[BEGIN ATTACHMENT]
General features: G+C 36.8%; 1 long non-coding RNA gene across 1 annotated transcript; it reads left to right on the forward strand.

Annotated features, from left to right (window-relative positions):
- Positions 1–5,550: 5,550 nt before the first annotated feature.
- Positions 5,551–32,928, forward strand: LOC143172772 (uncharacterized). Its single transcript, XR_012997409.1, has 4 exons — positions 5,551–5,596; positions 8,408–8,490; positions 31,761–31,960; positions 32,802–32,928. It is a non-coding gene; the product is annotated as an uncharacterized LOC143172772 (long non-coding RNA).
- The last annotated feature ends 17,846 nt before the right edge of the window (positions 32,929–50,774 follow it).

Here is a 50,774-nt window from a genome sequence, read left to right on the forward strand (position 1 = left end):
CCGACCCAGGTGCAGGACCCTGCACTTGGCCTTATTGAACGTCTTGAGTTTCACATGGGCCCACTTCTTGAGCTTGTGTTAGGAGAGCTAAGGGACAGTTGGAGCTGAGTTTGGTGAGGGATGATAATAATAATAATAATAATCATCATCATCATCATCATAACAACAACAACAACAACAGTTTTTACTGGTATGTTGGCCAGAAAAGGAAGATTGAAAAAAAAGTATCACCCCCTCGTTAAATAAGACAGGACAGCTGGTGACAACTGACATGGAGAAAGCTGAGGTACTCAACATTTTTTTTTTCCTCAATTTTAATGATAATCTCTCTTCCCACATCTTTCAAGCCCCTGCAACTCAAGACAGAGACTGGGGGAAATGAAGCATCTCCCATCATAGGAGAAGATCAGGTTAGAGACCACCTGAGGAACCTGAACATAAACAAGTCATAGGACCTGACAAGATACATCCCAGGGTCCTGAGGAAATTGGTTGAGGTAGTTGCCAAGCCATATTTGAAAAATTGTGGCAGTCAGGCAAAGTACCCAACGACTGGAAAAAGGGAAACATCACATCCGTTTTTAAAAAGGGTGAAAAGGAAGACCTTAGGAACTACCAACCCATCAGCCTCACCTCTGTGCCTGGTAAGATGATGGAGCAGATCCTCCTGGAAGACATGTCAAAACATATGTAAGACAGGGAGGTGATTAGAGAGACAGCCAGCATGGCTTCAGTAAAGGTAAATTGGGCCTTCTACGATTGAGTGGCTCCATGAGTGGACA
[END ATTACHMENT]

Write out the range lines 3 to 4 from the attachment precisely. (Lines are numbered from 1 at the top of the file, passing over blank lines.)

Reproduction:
- Positions 1–5,550: 5,550 nt before the first annotated feature.
- Positions 5,551–32,928, forward strand: LOC143172772 (uncharacterized). Its single transcript, XR_012997409.1, has 4 exons — positions 5,551–5,596; positions 8,408–8,490; positions 31,761–31,960; positions 32,802–32,928. It is a non-coding gene; the product is annotated as an uncharacterized LOC143172772 (long non-coding RNA).